BN.com Gift Guide

Personality Disorder and Community Mental Health Teams: A Practitioner's Guide

Overview

Practitioners in Community Mental Health Teams (CMHTs) frequently find that traditional forms of support are ineffective when offered to patients with personality disorder.

This book considers the various difficulties encountered, with reference to current thinking about the origins, maintenance and treatment of personality disorder. Written by practitioners for practitioners, it provides a framework for developing effective care plans with minimal use of technical terms and ...

See more details below
Paperback
$56.52
BN.com price
(Save 22%)$72.95 List Price
Other sellers (Paperback)
  • All (10) from $44.02   
  • New (6) from $44.02   
  • Used (4) from $48.56   
Sending request ...

Overview

Practitioners in Community Mental Health Teams (CMHTs) frequently find that traditional forms of support are ineffective when offered to patients with personality disorder.

This book considers the various difficulties encountered, with reference to current thinking about the origins, maintenance and treatment of personality disorder. Written by practitioners for practitioners, it provides a framework for developing effective care plans with minimal use of technical terms and jargon. Rather than promote an approach based on a single theoretical model, consideration is given to ways in which different approaches can be effectively combined within a multi-disciplinary team. The book is divided into two sections. The first outlines recent government initiatives relating to personality disorder and introduces key theories underlying psychological and biological treatments. The second focuses specifically on the role of the CMHT in relation to patients with these difficulties, including:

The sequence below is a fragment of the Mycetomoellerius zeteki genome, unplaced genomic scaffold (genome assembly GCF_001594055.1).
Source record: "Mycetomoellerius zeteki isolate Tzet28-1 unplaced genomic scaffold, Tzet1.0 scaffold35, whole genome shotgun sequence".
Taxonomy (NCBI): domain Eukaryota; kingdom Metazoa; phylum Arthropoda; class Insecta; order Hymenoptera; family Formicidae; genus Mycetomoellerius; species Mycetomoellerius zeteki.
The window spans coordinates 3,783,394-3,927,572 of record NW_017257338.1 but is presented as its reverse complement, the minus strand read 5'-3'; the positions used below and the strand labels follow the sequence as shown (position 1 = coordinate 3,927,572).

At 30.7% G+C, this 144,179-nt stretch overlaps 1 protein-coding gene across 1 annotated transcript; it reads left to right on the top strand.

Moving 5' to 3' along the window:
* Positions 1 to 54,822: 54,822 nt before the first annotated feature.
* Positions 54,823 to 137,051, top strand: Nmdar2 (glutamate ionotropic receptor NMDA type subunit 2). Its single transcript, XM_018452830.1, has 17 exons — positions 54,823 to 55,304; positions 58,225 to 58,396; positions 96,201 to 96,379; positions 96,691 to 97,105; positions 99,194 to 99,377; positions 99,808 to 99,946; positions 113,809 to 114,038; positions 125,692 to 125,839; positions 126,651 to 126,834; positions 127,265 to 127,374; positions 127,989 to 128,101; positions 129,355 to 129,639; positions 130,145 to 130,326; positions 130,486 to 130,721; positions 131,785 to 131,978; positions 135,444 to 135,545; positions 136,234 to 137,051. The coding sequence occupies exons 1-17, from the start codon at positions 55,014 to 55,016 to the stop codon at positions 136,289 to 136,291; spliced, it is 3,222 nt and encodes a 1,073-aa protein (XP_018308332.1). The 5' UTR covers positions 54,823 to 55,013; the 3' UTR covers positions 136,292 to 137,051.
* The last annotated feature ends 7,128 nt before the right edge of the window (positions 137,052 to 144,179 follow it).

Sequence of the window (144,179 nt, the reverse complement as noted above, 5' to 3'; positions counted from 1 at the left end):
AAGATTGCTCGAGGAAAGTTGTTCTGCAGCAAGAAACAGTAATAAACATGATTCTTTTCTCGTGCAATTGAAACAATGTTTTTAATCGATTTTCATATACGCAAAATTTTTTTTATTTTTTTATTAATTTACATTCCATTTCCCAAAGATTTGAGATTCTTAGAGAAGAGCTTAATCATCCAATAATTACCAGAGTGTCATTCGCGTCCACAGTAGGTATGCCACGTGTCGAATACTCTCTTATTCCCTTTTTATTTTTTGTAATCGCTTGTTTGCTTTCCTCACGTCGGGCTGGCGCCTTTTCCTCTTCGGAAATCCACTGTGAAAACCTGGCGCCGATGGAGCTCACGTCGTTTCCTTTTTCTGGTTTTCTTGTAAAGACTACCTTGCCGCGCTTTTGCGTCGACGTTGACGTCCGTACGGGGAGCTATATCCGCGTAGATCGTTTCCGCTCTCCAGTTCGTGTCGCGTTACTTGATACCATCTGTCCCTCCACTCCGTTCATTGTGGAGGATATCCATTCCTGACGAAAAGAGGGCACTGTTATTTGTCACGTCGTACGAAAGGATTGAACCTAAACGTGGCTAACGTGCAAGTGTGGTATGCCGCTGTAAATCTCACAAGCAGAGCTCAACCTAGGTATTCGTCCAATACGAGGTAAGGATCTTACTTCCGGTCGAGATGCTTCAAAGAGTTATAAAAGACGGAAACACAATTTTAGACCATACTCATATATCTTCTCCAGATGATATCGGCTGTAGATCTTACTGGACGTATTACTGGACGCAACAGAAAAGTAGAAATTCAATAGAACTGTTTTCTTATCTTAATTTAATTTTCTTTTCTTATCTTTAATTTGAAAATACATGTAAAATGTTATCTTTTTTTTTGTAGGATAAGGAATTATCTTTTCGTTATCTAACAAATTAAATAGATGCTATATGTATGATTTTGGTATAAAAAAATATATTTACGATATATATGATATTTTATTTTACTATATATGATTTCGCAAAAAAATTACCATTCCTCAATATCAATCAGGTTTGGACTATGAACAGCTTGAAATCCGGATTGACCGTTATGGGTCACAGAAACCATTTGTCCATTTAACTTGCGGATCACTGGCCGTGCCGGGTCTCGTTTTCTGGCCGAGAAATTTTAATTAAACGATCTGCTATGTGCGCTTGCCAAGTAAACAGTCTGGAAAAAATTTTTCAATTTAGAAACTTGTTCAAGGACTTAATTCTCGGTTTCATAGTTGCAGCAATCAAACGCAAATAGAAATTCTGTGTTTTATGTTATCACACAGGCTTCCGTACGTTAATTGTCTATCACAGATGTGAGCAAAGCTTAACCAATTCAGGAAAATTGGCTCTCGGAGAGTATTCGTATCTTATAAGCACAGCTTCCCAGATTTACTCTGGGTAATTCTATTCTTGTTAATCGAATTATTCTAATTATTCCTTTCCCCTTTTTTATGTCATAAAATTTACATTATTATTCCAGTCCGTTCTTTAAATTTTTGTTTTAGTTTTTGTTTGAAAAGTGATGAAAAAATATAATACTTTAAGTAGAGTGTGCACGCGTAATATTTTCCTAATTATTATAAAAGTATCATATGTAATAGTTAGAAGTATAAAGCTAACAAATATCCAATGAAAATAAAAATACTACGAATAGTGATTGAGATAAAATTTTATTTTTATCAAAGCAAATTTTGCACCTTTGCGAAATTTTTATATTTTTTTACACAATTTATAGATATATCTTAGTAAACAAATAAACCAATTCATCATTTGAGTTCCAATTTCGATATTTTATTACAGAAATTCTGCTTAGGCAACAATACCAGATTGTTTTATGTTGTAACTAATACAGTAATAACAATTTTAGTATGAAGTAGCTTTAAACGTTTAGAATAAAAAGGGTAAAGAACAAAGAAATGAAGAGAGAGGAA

• the assessment of personality functioning
  • developing coherent plans for treatment and support
  • optimising the therapeutic relationship
  • managing self-harming behaviour
  • particular challenges faced by CMHTs, and how to overcome them
  • the views of service users
  • involving family, friends and carers.

Personality Disorder and Community Mental Health Teams deals with the reality of services today. It is essential reading for all mental health practitioners in CMHTs working with people with personality disorder.

Read More Show Less

Editorial Reviews

From the Publisher
"...this book’s main strength is its honest reflection of a need in nursing to occasionally be spontaneous." (Progress in Neurology and Psychiatry, September 2006)

"In the lull between the blanket coverage of Big Brother series...will prove to be an extremely suitable alternative resource." (The Journal of Mental Health, December 2006)

Read More Show Less

Product Details

  • ISBN-13: 9780470011720
  • Publisher: Wiley
  • Publication date: 5/1/2006
  • Edition number: 1
  • Pages: 388
  • Product dimensions: 5.98 (w) x 9.06 (h) x 0.84 (d)

Meet the Author

Mark Sampson works as a clinical psychologist in two Community Mental Health Teams (CMHTs) in South Manchester. He has been a part of these teams for the past five years and during this time developed experience and expertise in working with patients with personality disorder. He originally trained as a general and psychiatric nurse before studying psychology, obtaining a doctorate in clinical psychology from the University of Manchester in 1999. He uses integrative approaches to working with patients with personality disorders, but is strongly influenced by cognitive and cognitive analytic therapies.